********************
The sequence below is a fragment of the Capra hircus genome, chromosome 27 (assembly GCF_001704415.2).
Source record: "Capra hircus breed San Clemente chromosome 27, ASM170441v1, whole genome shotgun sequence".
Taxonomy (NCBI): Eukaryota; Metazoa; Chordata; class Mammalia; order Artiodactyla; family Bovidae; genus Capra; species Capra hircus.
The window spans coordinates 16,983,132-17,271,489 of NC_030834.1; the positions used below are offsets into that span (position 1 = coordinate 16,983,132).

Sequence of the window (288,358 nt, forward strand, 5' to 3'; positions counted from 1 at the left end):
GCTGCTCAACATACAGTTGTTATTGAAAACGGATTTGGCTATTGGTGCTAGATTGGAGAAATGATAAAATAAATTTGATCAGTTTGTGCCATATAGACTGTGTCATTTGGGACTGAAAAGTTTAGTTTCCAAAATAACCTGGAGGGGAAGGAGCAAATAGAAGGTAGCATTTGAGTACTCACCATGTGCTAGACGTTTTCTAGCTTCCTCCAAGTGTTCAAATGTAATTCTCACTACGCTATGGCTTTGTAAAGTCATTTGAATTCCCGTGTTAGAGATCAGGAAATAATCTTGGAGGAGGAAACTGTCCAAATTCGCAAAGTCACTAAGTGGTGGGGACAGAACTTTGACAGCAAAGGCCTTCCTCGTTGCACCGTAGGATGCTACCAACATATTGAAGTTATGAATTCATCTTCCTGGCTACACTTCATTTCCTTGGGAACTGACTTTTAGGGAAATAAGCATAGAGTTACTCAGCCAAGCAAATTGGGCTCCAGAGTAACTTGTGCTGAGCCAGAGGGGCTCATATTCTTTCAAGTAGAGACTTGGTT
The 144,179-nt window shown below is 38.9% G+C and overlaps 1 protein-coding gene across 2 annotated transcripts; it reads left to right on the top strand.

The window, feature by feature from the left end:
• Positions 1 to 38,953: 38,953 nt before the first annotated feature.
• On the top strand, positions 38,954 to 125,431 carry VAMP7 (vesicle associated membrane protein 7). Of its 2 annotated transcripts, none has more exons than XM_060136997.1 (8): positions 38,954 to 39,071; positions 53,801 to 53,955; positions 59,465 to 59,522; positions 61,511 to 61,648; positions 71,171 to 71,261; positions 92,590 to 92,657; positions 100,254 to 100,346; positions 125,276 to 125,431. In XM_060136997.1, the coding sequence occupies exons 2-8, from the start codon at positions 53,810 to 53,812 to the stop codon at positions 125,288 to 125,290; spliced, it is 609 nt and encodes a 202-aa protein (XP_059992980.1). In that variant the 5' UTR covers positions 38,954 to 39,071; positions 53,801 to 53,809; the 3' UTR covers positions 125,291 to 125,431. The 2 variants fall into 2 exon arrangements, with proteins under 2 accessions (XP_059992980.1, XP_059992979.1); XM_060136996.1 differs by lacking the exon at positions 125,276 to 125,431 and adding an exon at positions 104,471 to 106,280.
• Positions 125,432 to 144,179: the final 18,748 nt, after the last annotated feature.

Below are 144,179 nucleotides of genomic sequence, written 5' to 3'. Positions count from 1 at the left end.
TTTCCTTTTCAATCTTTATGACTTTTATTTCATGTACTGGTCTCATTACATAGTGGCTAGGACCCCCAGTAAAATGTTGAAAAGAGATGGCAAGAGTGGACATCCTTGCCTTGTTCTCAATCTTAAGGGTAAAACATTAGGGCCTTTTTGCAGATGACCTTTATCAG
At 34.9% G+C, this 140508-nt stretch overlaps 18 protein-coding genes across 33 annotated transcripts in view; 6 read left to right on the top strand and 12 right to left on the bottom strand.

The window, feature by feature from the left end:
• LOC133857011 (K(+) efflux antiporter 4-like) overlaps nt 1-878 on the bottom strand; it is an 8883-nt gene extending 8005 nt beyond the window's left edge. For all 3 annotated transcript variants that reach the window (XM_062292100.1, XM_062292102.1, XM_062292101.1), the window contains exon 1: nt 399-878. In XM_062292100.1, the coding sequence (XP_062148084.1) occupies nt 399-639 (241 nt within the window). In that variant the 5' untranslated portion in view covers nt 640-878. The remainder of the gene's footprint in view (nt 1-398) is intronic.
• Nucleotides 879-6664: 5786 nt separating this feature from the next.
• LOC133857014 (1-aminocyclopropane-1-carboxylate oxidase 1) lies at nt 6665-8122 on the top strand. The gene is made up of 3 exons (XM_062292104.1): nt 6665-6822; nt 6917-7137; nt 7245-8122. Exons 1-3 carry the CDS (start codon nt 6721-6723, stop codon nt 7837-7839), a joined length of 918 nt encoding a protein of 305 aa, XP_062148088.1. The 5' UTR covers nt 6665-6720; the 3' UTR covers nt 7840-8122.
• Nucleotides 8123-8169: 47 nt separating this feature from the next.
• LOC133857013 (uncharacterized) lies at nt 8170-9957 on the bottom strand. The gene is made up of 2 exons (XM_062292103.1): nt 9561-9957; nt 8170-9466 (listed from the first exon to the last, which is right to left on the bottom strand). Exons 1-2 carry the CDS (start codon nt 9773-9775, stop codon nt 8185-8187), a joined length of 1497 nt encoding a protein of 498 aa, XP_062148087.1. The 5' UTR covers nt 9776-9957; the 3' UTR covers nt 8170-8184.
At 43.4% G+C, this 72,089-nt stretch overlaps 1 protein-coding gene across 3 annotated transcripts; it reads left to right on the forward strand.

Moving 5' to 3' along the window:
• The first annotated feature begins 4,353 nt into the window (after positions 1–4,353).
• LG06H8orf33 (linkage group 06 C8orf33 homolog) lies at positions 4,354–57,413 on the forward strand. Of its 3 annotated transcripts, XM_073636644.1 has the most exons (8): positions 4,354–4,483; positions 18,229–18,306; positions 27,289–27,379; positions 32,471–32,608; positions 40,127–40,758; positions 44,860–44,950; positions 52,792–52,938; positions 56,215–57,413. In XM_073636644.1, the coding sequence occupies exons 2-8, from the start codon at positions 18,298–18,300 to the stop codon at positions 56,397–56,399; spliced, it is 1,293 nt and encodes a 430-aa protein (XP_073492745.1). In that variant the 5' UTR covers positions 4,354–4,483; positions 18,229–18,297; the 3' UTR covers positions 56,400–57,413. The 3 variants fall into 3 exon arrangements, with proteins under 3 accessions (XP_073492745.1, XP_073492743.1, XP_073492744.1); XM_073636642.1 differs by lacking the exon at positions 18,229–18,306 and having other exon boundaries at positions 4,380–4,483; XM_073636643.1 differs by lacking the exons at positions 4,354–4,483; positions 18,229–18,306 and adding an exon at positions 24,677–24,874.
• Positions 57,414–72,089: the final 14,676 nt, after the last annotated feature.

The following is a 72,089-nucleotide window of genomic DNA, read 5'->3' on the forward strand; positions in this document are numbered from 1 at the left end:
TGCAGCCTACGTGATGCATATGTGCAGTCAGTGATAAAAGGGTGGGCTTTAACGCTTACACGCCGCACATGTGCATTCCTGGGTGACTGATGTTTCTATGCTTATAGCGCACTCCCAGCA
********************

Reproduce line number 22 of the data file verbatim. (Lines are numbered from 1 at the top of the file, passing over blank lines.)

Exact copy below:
Moving 5' to 3' along the window: